I pass that kid every day on my way to work... I've been at my job for a little over a year, and when I started there, the kid was barely noticed, just a statue sitting there with a fishing pole. Then after a few months I noticed that his head was missing, obviously some shitty people up to shitty hijinx. Then a few days later that sign went up. I thought it was the fucking coolest thing. I'm not religious, but I thought "PRAY FOR WHOEVER DID THIS" was 10 times more "fuck you" than a sign that said "fuck whoever did this" would be. I took the picture on the cover sometime in March of [2009.] Every day I drove by and it seemed more and more awesome and powerful. So one day I took down the address and wrote a letter to the family that lived there. The inserted letter is what the mother of the family wrote back to me.
So there it is, mystery solved, a very cool image and a fascinating story to go along with it. Now let's get to the disc.
Clocking in at a half hour over six tracks, Pray For Whoever Did This starts out with "Calypso Hospital Nightgown." It's a very sparse and eerie track. I believe it's a wind instrument of some sort (flute most likely) but there could be bowed metal or something in here as well. Point is, Viebranz cranks up the chill factor with this. Spine tingling drones float limply in some serious haunted spirit fashion. There's some faucet-drip percussion that does the absolute minimum to make you feel warm and cozy. In the final minute the spirits erupt in angry hornet-style swarms of feedback. Risky way to start the record in such bleakness, especially when the advertised calypso is nowhere to be found. It does immediately establish the vibe of the first part of the record though. The excellently titled "It Was Anything Goes Until Everything Went" moves in a similarly minimal style. Based on a few pulsing tones the track crawls along until amassing a slough of high-pitched, restrained feedback shrieks. Viebranz manipulates the tones a little before bringing the track to a close. "For Diamond Shiners" is the first of a pair of short tracks in the middle of the album. Out of the previously barren soundscapes comes an echoing church organ providing a nice little interlude. "Coaxial Flutter" dives back into minimal electronics with a single tone manipulated over the course of the track. Neither of those tracks are that well developed but they're brief enough to stay their welcome. My favorite track on here is "Youth and Youngness" it's quite a bit longer and it's a multi-layered piece for organ. The piece moves leisurely spreading the subtle changes across the layers of organ. By the middle of the piece, it has taken on a rhythmic feel due to certain pulsing notes embedded with the drones. There may be flute here as well but it's buried way down in the mix. I like that the piece isn't totally smoothed out with reverb. There's reverb here, sure, but Viebranz retains the jagged texture of the organ's vibrations making for a complex overall timbre. The finale titled "The Once and Future Dingbat" makes up the last third of the release. Beginning with something like a flying saucer sound effect, Viebranz very slowly builds the piece. Working with a few precise sounds at first, about halfway through the piece expands into a much fuller arrangement of tones. There's a lot of movement between sounds though the piece maintains a pretty calm exterior. Mild noise and delay-pedal manipulation further color in the track. The piece ends up being a pretty vibrant, pulsing piece of work; ending the album in an opposite place that the album began, though coherently so. Actually, that one might be my favorite.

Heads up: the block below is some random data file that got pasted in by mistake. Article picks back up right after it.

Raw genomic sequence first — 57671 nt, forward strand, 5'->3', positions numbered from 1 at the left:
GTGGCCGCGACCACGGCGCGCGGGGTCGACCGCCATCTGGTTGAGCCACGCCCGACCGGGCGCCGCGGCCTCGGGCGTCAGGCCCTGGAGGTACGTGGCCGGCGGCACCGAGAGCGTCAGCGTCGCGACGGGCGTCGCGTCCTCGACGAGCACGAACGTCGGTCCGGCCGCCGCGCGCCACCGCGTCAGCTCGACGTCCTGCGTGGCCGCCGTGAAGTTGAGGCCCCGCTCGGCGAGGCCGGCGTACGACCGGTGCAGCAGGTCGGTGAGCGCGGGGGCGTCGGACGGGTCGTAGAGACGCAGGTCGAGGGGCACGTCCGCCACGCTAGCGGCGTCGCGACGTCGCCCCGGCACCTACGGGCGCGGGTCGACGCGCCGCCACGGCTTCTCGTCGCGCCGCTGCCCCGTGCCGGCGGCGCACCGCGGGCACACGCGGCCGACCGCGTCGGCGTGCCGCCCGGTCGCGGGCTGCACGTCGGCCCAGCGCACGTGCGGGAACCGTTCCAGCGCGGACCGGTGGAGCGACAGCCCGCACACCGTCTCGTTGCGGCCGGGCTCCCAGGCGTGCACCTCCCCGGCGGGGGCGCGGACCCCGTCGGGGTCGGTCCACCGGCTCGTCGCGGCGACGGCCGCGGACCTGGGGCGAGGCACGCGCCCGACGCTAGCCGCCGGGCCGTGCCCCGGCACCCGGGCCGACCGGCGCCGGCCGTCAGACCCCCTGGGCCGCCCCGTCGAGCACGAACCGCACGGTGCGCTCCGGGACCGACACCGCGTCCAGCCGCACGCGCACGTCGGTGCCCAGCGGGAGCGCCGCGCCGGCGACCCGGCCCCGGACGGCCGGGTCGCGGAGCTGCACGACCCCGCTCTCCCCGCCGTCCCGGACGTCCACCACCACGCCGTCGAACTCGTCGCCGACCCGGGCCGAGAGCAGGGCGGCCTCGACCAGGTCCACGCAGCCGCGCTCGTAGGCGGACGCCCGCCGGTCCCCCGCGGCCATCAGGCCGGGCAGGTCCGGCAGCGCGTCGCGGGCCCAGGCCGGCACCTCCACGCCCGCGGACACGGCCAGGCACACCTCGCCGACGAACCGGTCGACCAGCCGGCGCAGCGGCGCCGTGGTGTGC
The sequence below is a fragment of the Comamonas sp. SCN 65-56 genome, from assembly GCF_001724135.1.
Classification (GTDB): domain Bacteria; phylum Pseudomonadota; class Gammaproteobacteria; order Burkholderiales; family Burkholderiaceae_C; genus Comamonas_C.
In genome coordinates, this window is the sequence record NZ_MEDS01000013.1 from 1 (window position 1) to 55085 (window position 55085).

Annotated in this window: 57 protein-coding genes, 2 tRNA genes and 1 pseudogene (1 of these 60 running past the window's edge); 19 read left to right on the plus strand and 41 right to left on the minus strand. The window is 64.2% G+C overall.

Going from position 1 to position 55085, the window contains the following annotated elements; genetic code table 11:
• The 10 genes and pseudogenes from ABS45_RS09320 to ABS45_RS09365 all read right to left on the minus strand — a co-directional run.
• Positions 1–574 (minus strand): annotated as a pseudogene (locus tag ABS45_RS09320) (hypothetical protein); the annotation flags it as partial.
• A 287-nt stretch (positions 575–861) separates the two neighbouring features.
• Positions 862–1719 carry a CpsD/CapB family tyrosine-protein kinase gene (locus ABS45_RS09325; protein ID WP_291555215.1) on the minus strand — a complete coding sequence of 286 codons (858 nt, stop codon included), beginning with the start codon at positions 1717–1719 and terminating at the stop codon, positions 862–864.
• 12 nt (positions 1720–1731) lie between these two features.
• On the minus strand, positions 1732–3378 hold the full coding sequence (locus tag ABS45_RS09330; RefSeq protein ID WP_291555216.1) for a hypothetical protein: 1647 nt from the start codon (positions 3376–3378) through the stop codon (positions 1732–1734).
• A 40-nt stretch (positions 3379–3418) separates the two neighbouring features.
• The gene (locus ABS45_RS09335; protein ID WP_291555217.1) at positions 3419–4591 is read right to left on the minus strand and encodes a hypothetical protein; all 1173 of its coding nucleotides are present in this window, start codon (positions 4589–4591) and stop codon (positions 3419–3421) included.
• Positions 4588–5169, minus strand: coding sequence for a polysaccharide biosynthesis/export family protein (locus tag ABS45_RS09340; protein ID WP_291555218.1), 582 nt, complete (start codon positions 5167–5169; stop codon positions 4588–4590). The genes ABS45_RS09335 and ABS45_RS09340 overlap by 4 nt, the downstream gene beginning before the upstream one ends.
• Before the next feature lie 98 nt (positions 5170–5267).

Still available from Durable Stimuli as far as I can tell. CD-r comes with full page insert in oversized envelope with large paste-on front and back covers.